The other, to measure out and impart my, well provided for such an un- suitable rewards and punishments. dertaking, would foon make herself As to be perfectly just is an attribute master of the place. And, indeed, of the divine nature; to be so, to the it was the general opinion, that Ad- utmost of our abilities, is the glory miral Byng could not arrive therć, of a man. Such a one who has the before the place was taken. But the public adminiitration in his hands, acts hare Blakeney, with a small number like the reprefentative of his Maker, of men, detended these extensive in recompensing the virtuous, and works, agzinft a powerful and nu- punishing the offender. By the extirmerous army, provided with every
pating of a criminal, he averts the neceffary, from the i8th of April to judgments of Heaven, when ready to the 28th of June; and, had our Ad- fall upon an impious people ; as Mr. miral acted with the same resolution, Addison, in his tragedy of Cato, that important place, in all probabi- much better exprefles it, in a fentility, had ftill continued in our pöl- ment conformable to the character of feilion. Bur, being abandoned by the that eminent Roman: fleot, and in want of every necessary, When by just vengeance impious morthe brave, the intrepid General was
tals perish, forced to submit. He procured, hoiv- The gods behold their punishment with ever, very honourable conditions: A
pleasure, convincing proof, that the French And lay th' uplifted thunder-bolt afide. d-eaded his valour, and were willing to grant him the honours he demand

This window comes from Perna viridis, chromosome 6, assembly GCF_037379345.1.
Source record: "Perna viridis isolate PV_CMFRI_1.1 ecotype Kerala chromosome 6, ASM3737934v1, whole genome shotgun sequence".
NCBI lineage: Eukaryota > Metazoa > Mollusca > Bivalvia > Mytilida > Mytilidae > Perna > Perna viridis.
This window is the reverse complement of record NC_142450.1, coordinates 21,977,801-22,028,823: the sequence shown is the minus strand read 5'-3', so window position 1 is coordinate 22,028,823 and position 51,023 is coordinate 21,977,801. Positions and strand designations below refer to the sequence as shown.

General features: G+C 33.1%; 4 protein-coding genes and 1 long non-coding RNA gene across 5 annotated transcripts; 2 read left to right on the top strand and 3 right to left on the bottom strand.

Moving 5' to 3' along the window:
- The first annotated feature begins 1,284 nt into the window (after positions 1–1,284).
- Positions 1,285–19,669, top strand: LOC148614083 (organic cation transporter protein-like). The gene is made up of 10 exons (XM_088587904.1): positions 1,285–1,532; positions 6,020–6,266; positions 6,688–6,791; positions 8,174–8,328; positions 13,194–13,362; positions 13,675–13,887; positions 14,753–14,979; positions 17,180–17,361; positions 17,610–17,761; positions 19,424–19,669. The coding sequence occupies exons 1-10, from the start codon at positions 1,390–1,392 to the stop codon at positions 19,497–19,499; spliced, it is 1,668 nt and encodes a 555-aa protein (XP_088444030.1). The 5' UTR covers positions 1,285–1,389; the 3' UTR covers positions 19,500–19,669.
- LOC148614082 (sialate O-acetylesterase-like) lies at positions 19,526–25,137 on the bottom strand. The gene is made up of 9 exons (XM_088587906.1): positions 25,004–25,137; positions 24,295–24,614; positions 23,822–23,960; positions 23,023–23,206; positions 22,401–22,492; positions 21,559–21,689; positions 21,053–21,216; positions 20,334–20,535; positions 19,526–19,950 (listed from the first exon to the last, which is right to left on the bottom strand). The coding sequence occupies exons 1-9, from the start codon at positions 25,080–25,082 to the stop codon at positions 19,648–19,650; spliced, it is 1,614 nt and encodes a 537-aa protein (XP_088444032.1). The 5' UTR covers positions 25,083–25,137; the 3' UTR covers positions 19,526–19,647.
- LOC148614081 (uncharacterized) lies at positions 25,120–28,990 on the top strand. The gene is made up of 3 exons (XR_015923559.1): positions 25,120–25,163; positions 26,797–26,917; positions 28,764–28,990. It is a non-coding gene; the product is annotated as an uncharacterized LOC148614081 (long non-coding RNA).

When a nation once loses its regard ed, rather than be any longer exposed to justice , when they do not look lulus terrible and destructive fors.
upon it as something venerable, ho- ordered. The Sultao went in person, ly, and inviolable; when any of them with his guards, to the poor man's care presume to leison, affront, or house, where he arrived about midterrity those who have the distribu- night. As the attendants carried each toa of it in their hands; when a of them a flambeau in their hands, the Judge is capable of being influenced Sultan, after ordering all the lights by any thing but law, or a cause may to be put out, gave the word to enter be recommended by any thing that is the house, find out the criminal, and foreign to its own merits, we may put him to death. This was immediaFeature to pronounce, that such a tely executed, and the corpse laid nation is hastening to its ruin. out upon the floor, by the Emperor's
For this reason I always rejoice command. He then bid every one to when I see à tribunal filled with a light his flambeau, and stand about man of an upright and inflexible tem- the dead body. The Sultan, apper, who, in the execution of his coun- proaching it, looked upon the face, try's laws, can overcome all private and immediately fell upon his knees fear, refentment, sollicitation, and even in prayer. Upon his rising up, he pity itself. Whatever pallion enters ordered the pealant to set before him into a sentence, or decision, fo far whatever food he had in the house. will there be in it a tincture of injustice. The peasant brought out a good deal In short, justice discards party, friend- of coarse fare, on which the Empertaip, kindred, and is therefore always or fed very heartily. The peasant, represented as blind, that we may sup- seeing him in fo good a humour, pole her thoughts are wholly intent presumed to ask him, why he had or on the equity of a caule, without be: dered the flambeaux to be put out, ing diverted or prejudiced by objects before he commanded the adulterer to toreign to it.
be Main? Why, upon their being The following instance of impartial lighted again, he looked upon the justice, executed by one of the Sul- face of the dead body, and fell down ians of Persia, is worthy imitation, by it in prayer? And why, after and cannot fạil of being agreeable to this, he had ordered meat to be fet the reader.